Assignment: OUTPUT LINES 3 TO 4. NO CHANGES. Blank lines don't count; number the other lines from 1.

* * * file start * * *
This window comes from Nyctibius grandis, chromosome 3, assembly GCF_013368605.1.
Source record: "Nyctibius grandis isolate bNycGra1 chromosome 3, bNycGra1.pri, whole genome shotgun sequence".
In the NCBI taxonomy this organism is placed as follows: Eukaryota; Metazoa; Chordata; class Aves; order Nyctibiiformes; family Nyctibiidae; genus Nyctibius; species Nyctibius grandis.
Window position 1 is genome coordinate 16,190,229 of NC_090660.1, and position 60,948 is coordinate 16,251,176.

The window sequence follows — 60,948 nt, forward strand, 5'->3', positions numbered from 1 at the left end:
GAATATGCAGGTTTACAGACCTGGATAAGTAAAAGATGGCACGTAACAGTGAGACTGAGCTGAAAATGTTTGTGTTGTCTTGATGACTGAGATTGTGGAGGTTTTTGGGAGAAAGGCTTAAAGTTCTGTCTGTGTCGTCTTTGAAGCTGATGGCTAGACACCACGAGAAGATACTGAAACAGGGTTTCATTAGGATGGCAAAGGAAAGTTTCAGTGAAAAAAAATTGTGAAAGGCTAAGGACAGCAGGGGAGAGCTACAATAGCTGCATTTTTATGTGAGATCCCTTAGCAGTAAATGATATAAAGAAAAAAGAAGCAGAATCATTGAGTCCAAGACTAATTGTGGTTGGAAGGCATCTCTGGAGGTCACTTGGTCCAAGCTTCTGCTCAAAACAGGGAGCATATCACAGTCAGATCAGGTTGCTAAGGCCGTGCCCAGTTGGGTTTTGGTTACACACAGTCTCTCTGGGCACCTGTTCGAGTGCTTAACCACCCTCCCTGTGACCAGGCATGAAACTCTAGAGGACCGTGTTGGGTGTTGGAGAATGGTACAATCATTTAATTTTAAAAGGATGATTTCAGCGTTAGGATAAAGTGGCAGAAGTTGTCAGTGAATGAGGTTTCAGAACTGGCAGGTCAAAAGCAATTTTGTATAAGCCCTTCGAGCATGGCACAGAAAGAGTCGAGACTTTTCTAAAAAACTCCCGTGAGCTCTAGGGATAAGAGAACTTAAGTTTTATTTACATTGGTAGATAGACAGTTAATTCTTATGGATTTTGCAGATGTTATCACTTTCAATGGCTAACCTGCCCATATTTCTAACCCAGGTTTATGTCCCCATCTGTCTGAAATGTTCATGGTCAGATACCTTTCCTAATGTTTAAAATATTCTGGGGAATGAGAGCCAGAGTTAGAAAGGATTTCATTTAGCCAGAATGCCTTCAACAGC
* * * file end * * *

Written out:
In the NCBI taxonomy this organism is placed as follows: Eukaryota; Metazoa; Chordata; class Aves; order Nyctibiiformes; family Nyctibiidae; genus Nyctibius; species Nyctibius grandis.
Window position 1 is genome coordinate 16,190,229 of NC_090660.1, and position 60,948 is coordinate 16,251,176.